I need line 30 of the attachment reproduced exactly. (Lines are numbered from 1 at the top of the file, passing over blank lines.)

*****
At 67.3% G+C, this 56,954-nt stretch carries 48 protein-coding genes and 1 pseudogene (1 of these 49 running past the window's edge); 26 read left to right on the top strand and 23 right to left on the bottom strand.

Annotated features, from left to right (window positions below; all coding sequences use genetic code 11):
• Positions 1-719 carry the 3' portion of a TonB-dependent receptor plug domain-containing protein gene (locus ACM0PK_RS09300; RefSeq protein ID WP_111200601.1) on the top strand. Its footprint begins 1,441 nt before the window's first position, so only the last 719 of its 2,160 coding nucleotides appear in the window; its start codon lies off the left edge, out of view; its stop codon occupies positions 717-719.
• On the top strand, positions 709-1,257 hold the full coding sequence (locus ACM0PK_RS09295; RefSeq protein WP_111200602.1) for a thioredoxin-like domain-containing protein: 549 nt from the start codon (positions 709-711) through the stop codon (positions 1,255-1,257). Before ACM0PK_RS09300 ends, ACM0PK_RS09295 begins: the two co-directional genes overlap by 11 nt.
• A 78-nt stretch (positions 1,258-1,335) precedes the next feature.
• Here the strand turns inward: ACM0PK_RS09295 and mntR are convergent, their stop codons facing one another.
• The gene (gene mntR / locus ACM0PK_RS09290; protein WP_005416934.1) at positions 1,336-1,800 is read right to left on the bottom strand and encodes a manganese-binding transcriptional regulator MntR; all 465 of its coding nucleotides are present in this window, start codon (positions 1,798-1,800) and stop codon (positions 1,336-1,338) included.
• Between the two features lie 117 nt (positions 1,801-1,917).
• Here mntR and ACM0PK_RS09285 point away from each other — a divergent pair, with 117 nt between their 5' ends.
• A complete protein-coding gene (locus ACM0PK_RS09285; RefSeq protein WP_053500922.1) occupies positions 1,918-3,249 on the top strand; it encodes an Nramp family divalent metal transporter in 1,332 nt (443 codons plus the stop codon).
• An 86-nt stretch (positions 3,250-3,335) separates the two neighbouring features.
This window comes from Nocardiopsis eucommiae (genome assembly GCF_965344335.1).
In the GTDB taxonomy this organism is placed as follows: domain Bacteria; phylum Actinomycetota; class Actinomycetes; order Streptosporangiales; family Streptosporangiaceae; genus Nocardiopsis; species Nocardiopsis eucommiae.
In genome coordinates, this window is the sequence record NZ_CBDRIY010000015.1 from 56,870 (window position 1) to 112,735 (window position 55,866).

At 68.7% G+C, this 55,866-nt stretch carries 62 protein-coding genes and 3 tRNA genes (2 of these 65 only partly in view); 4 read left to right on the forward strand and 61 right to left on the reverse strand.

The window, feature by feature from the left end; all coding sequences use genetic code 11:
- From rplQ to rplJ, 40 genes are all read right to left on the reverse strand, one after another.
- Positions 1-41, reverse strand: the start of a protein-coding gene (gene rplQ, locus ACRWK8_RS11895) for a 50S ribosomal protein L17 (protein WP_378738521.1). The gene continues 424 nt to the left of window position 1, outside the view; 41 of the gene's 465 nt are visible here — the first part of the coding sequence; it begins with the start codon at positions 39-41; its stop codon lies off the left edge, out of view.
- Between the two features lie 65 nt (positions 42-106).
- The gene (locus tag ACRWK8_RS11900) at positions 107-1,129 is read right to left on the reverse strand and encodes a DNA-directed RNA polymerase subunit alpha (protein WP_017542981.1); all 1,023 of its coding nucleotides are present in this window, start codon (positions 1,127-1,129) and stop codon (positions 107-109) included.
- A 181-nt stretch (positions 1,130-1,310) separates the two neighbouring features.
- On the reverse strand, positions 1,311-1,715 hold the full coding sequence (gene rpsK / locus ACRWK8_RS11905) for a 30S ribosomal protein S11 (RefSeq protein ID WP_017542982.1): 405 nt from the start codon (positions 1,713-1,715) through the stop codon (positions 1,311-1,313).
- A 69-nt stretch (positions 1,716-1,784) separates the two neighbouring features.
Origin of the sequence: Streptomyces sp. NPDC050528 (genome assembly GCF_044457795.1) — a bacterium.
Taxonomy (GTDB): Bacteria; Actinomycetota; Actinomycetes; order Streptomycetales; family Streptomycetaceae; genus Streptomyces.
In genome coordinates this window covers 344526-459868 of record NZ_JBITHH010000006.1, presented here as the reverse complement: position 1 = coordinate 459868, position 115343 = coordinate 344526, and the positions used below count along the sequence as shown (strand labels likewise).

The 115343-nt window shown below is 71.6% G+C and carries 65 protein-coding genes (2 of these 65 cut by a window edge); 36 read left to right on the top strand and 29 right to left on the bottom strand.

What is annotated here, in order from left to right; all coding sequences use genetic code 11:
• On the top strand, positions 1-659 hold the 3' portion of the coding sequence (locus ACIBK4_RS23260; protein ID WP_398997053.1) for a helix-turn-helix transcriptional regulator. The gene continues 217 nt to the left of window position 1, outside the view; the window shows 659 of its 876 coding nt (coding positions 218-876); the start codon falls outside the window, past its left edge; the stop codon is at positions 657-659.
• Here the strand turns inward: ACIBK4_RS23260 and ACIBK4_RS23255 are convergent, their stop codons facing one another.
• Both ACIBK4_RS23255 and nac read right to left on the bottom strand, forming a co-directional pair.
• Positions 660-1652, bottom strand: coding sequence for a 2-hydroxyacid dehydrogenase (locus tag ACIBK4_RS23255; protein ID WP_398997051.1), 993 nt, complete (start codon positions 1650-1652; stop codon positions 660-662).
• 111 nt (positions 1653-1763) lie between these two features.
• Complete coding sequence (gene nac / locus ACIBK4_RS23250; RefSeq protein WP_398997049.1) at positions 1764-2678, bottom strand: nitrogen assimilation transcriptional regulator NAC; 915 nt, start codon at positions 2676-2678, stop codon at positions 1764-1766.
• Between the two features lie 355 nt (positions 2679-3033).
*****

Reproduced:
• Here the strand turns inward: ACIBK4_RS23260 and ACIBK4_RS23255 are convergent, their stop codons facing one another.